Jul 30, 1996 01:39 PM
by Jerry Schueler
Some responses to Alan:
>1. Life evolves "upward" from the lower kingdoms to the higher, so that
>at some (undefined) point "lower" animals incarnate for the first time
According to the SD, animals incarnate as humans only
during the first 3 1/2 Rounds, after which the "door" closes. This
occurred millions of years ago, and no new human monads are
coming into incarnation.
>2. New human souls come into incarnation (ex nihilo?)
Again, this is against the SD, G de P, and others.
>In either scenario we are said to be on a learning path, acquiring karma
>which will be worked out in future lives, of which there will be a very
>large number before we reach a state whereby we will qualify to get off
>the wheel of rebirth in this world.
This is the exoteric view, to which I am strongly opposed. This
concept lies at the very heart of maya, and is just as illusory as everything
>Jinarajadasa's model (based upon
>CWL 'clairvoyant' observations) allows for varying periods between lives
>which can be small, say 20 years, but is often hundreds of years.
I am unfamiliar with either of these gentlemen's models, but
it sound like they differ from HPB considerably. G de P gave a general
rule that we remain in bardo for 100 years for every year lived. Since
the average age of a human being on earth is about 15 (which may
have increased a little since G de P's time, but probably not by much)
we average about 1500 years between incarnations. If you live to 50,
you can expect about 5000 years in bardo. But many factors
can influence this general rule, such as unfulfilled desire, and so on.
>All this has been going on since (say) the "big bang." In emulation of
>Coue, we could say of this model, "In every life in every way I am
>getting better and better and better."
This is the problem with linear models, and why I prefer
a circular one.
>1. In support of the long time it takes to gain "perfection" we can note
>that the world population is increasing all the time, which would
>confirm that sould are coming back over and over again.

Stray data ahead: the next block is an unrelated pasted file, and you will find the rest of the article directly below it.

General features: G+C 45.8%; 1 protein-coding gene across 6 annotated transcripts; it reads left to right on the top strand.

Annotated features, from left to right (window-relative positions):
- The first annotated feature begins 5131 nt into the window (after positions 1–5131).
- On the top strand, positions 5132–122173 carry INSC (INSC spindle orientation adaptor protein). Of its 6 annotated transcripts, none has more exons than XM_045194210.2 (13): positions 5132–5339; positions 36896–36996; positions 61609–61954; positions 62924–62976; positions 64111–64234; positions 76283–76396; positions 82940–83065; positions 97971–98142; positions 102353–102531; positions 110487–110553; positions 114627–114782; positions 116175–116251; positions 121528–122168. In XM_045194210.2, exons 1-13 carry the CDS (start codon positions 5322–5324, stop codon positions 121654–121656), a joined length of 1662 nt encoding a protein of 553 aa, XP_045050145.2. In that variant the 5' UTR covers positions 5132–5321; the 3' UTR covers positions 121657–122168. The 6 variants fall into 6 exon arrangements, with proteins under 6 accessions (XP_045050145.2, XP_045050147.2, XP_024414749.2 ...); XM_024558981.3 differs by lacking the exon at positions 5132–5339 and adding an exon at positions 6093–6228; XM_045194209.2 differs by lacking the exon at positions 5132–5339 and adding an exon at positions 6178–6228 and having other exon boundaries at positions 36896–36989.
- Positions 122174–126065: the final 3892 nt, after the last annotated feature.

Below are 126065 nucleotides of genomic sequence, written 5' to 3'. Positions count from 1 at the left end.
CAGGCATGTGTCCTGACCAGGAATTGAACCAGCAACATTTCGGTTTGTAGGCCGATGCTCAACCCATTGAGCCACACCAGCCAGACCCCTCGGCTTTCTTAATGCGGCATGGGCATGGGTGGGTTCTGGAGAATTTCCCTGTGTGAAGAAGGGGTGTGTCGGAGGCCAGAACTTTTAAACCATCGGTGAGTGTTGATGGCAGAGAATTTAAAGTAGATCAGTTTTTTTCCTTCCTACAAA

Actually, I think the world's population now supports those
who are against reincarnation. According to the latest stats, there is
currently living on earth, more people than lived throughout the entire
history of earth. In other words, if you count up all of the people who
have died since Adam and Eve, you won't count as many as are now
living. This is a staggering number of people, and HPB's model has
a hard time supporting this fact (unless we agree that Altantis and
Lemuria sank with lots of folks on them).
>2. Against this view, we can note that an overall expected improvement
>in the spiritual, ethical, and "moral" nature of humanity has *not*
>accompanied this process, which according the the theory we should
>expect to have seen by now. The *evidence* suggests that the
>development (spiritual or whatever) is actually getting "worse" -
This is in line with HPB's statement to the effect that
humanity in general is at the adolescent age. The average person
is only now striving for a sense of personality and individuality
that we generally find in teenagers. They are trying to "prove"
themselves. But any way you cut it, our development is not linear;
not for a person and not for humanity as a whole.
>3. Also against this view, if new humans are appearing all the time,
>*and* it takes those who are on the wheel of rebirth vast ages to get
>off, there has to come a time when due to the slow progress of human
>beings, there will be no room to move on the planet.
The time seems to coming soon (the population is
doubling every 20 years or so). I personally do not subscribe
to the view that it takes vast ages to get off. I find this view to be
> But there is other evidence. People "remember" past
>lives, and there are many recorded accounts of such memories.
It is absolutely impossible to tell whether such
accounts are true past incarnations or whether they are
tapping into the collective unconscious or reading the
akashic records. I do believe that short time periods are
possible--as in the case of a bodhissattva who wants
to return as soon as possible to help others. His own
desire can bring it about. But, like not getting enough sleep
at night, the next life will find such a person tired and
>Insofar as I do not consider karma to be anything other than cause and
>effect (I bang my thumb with a hammer, it hurts). OOB experience and
>Near death experience suggest that individual "karma" - the consequences
>of my own actions in this life - are dealt with and absorbed at the end
>of this individual life - the "judgement."
I like to think of reincarnation like sleep. What you do during
the day will likely effect your dreams at night, and what you leave undone
during the day will still be waiting for you the next morning.
Just some simple thoughts on a very complicated subject.
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